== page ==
#917 Flight Control

Posted: 12th September 2012 by Mulholland in Games
Tags: , , , ,

178th played so far

Genre: Management Simulation
Platform: iPhone, Nintendo DS
Year of Release: 2009
Developer: Firemint
Publisher: Namco

Of the larger consoles on this list the one we are most likely to finish first will be the iOS games. Like the majority of people in the world I commute and as such like to use this time playing on my iPhone instead of using the travel time to get extra work done. Since most iPhone games on this list are renowned for their ‘pick-up-and-playability’ I have actually played all the iPhone games we need to cover… it’s just a matter of us being able to write them up for this blog when I am otherwise working super hard on lesson plans. Besides, you won’t believe how difficult it is for me to wrestle his iMachines away from him to play the game.

Our Thoughts

When I first picked up Flight Control the only thing I knew about it was that the book called it a management simulation. What immediately came to mind was Theme Hospital set in an airport… totally not the premise.

Later ports of this have been released on PSN and XBLA but in order to really get the most of this game you really need a touch screen like you find with an iPhone, iPad or DS. Why? Well the game relies on you being able to direct planes from the air to the runway without you having them crash into each other in midair. This is fun and challenging on a touch screen because you are able to deftly use your fingers… I can only imagine the simulated carnage when using a regular controller.

The premise is outstandingly simple, so simple that since it’s release in 2009 there have already been a number of decent games that have developed on this concept in the form of crossroads and train tracks. This remains king, however, because of the route freedom. Your ability to play this game relies on plenty of things; you need to be able to multi-task, think quickly and, most of all, make creative convoluted routes that allow your planes to land successfully whilst many planes of different speeds are queueing up for the runway. It also requires you to keep an overview – while you’re dealing with the bottom left corner, the planes coming in from the top might otherwise crash into your planes circling around waiting for an opportunity to land.

In terms of levels the people at Firemint have been truly giving people value for money. A year after its intial release they did a complete graphical overhaul to bring it into line with contemporary iOS software as well as a reaction to the many related games that had started to crop up on AppStore. This has also resorted in a much-lauded HD edition as well as many new levels (even one requiring traditional 3D glasses!)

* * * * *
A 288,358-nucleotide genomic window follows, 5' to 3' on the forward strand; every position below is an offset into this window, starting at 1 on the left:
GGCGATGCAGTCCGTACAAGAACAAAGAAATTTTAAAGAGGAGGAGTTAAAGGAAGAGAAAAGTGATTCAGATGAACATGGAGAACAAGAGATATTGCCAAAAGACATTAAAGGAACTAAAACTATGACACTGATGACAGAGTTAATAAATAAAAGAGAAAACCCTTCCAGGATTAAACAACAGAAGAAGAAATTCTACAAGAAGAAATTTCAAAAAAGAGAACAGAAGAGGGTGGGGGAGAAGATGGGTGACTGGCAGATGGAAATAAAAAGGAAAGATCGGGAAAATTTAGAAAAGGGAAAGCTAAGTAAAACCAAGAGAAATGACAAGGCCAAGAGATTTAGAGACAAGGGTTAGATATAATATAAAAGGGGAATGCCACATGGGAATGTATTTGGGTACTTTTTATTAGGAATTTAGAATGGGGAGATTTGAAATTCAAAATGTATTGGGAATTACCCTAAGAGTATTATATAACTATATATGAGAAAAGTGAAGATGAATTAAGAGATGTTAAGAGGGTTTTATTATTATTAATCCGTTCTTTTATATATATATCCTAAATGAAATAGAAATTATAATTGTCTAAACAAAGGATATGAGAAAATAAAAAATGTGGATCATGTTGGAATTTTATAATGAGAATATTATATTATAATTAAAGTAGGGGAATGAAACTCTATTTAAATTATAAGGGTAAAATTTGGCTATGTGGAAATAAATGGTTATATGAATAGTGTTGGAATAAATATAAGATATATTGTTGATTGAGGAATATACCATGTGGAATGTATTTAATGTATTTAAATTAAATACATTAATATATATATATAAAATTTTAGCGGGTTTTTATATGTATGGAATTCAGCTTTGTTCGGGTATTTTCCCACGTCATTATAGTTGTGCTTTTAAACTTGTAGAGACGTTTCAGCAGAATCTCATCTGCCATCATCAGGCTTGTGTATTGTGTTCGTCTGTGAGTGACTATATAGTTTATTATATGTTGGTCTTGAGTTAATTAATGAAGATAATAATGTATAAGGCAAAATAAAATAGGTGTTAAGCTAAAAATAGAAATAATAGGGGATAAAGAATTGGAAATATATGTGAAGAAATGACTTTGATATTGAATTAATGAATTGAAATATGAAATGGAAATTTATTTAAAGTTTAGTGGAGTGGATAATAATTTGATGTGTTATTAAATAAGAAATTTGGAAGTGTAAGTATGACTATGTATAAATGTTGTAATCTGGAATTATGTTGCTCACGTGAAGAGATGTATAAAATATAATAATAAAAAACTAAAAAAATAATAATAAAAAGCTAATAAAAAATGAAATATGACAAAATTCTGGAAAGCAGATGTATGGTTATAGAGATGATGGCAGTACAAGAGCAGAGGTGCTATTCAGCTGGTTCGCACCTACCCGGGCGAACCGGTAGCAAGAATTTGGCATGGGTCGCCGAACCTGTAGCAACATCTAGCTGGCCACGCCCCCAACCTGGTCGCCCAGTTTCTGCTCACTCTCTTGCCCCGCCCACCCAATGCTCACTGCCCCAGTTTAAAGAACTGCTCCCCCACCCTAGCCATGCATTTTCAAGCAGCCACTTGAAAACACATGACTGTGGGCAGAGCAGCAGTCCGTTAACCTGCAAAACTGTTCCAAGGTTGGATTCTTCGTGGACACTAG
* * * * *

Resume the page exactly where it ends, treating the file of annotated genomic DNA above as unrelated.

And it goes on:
Whilst the idea of guiding planes to runways does not sound much in ways of variety of gameplay there really is a number of interesting ideas at work. Different runways have different difficulties that do not simply signal that there are more planes. An example of this is a level reminiscent of Heathrow in December where runways periodically switch on and off meaning you really have to think on your feet. Then there is a level apparently set in Australia where planes make emergency landings every now and then and it is up to you to reroute 5-10 planes to make sure no crashes ensue. Then there’s the level set on the moon, where asteroids and other rocks come by occasionally to disturb your planes… or crash them.

Games like this are aimed to be simple but addictive and this has drawn comparisons by some games journalists as the iOS equivalent of crack cocaine (it’s chocolate). A few weeks ago I even awoke at 7 on a Sunday morning with an urge to land some planes whilst having Arrested Development on in the background. This really is the epitome of an interesting concept done very well.

Final Thoughts

While the game won’t provide you with hours of fun or an in depth world, this is one of the casual games that is just incredibly addictive. It’ll never take you long and a loss doesn’t feel bad, but it does keep drawing you back to better your score. Good enough for us.

  1. […] wait a long time before we feel (statistically) able to play them. Due to a missed connection over Flight Control‘s genre it took us even longer for us to be able to play another management simulator (and […]